After a ruling from the European Court of Justice companies could face floods of claims from commission-based workers for holiday pay they are owed right back since 2008. Richard Porter, Director and Head of Employment at Thompson Smith and Puxon (TSP) explains.

The Court’s decision in the Lock v British Gas case means that holiday pay should be increased to reflect the amount of commission sales staff earn.  The Court found that the Working Time Directive requires commission to be taken into account when calculating holiday pay whether workers are paid wholly or partly on commission.

In the case of Lock, a sales consultant for British Gas, the employee was paid commission on a monthly basis. However, when he took annual leave his commission figure (which on average was 60% of his pay) was affected.  His employer also only took his basic salary into account when calculating his holiday pay figure thus deterring him from taking leave. Lock argued that rather than his commission related earnings depending on the amount of time he worked it actually depended on the outcome of his efforts and brought an Employment Tribunal claim for the outstanding holiday pay. The court found that as commission is linked to the performance of the tasks the worker is required to carry out under his contract of employment, it must be taken into account when calculating holiday pay.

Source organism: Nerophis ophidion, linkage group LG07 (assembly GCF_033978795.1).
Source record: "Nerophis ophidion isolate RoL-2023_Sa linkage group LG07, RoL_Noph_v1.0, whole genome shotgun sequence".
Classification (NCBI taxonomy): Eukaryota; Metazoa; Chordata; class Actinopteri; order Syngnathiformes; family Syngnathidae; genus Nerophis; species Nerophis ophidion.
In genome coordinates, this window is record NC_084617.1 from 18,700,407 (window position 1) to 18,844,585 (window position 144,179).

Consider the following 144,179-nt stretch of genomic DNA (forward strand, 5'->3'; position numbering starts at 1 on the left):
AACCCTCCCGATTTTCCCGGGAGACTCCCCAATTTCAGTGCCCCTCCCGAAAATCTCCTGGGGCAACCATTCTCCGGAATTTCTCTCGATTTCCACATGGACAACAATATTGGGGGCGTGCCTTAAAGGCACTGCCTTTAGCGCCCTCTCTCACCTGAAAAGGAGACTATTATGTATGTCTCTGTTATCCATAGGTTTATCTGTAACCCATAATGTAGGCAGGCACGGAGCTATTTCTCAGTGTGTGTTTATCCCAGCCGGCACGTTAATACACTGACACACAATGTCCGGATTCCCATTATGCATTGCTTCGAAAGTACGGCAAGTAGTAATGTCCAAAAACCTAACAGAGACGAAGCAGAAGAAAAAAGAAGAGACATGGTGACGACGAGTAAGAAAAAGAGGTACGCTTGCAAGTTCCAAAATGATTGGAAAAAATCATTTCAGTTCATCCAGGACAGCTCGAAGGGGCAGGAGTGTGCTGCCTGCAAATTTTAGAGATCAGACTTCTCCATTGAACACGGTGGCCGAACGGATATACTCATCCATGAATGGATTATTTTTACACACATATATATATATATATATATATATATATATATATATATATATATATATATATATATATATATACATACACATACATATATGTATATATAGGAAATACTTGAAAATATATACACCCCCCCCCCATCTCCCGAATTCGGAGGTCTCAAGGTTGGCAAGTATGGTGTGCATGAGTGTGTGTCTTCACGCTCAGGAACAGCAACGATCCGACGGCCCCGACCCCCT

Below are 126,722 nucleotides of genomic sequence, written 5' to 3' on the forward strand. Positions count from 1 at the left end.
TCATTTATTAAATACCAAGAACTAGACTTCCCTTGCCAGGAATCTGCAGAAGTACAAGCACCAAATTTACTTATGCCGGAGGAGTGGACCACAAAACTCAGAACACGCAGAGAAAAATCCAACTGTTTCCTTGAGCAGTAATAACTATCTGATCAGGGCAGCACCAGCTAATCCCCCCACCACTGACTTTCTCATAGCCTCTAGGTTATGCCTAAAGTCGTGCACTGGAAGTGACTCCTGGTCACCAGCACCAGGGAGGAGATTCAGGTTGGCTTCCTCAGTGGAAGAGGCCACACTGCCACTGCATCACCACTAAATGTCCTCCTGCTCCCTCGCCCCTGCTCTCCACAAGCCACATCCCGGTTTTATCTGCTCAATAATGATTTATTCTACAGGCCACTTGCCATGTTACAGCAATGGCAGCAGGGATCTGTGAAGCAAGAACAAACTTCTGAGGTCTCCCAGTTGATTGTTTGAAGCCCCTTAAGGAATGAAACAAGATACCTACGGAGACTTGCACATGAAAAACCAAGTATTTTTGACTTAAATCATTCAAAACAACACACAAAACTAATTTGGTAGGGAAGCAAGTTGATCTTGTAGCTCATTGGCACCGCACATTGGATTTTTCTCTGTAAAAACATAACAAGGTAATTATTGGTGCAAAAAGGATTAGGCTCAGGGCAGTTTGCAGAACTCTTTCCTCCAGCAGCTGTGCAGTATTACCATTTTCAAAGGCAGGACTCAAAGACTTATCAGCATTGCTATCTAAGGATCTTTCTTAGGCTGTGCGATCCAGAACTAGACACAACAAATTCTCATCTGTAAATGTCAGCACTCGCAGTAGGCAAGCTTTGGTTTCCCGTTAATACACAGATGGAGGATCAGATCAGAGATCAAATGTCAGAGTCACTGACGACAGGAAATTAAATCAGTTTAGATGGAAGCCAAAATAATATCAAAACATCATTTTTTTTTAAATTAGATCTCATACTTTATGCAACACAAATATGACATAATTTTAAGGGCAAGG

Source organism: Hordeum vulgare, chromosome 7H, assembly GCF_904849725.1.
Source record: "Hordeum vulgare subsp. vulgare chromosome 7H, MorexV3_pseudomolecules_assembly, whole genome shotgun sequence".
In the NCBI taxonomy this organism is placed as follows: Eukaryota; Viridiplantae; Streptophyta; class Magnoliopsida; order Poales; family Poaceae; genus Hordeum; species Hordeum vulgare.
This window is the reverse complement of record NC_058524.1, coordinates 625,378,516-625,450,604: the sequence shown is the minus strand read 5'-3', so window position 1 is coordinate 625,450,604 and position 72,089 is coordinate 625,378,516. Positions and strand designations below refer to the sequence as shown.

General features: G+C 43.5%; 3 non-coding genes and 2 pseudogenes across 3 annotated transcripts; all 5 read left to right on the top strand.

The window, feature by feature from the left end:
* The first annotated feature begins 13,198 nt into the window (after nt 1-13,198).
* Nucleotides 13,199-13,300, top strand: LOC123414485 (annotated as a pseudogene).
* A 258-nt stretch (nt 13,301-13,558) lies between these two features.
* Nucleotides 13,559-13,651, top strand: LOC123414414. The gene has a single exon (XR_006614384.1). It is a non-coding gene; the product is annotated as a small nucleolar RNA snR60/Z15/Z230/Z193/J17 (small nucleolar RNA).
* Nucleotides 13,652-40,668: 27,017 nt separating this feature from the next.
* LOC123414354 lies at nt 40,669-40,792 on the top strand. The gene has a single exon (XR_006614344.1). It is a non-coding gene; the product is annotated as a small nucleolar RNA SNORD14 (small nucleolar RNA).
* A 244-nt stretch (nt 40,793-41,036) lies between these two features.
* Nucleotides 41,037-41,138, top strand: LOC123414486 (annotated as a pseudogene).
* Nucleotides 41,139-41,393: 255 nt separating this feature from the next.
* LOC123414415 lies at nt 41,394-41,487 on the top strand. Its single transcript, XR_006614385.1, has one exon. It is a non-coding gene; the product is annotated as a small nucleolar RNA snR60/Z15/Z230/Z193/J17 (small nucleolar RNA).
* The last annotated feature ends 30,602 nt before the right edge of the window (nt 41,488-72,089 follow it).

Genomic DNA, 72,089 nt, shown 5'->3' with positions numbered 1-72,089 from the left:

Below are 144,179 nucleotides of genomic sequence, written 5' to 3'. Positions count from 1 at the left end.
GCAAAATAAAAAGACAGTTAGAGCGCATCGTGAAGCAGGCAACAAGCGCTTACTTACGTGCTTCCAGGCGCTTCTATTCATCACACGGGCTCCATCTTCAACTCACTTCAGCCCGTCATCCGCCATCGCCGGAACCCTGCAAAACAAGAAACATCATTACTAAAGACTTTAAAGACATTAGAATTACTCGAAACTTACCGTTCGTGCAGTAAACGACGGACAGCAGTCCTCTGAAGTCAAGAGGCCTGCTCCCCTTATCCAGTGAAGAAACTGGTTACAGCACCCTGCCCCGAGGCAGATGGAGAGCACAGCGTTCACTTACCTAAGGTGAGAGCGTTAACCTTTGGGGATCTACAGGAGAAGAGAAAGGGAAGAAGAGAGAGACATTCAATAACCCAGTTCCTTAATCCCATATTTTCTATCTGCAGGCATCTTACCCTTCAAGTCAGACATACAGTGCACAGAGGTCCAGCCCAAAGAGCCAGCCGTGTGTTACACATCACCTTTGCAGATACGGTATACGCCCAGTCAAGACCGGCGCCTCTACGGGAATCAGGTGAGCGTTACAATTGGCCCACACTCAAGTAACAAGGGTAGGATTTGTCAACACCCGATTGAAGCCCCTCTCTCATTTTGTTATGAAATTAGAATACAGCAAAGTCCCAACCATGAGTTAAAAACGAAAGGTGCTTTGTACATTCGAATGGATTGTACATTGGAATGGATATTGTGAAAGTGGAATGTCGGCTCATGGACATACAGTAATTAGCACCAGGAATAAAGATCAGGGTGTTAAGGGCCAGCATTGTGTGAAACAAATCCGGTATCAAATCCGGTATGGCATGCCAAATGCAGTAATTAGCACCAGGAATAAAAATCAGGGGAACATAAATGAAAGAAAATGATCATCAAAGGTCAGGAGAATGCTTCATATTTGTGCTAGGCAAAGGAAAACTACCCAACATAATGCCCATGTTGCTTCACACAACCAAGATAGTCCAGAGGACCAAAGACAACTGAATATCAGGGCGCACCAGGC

But what does this mean for other employees paid on a commission basis? The Confederation of British Industry’s Director for Employment and Skills has warned that “Changing the current rules, where holiday pay is linked to basic pay, could lead to considerable financial costs for business – reaching at least the hundreds of millions of pounds”. If an employee works overtime or earns commission this should now be reflected in their holiday pay.

The decision in the Lock case will have far-reaching consequences for many businesses. Employers will no longer have set calculations on which to assess holiday pay, they will need to look at each employee’s pay and individually calculate from that how much holiday pay is due.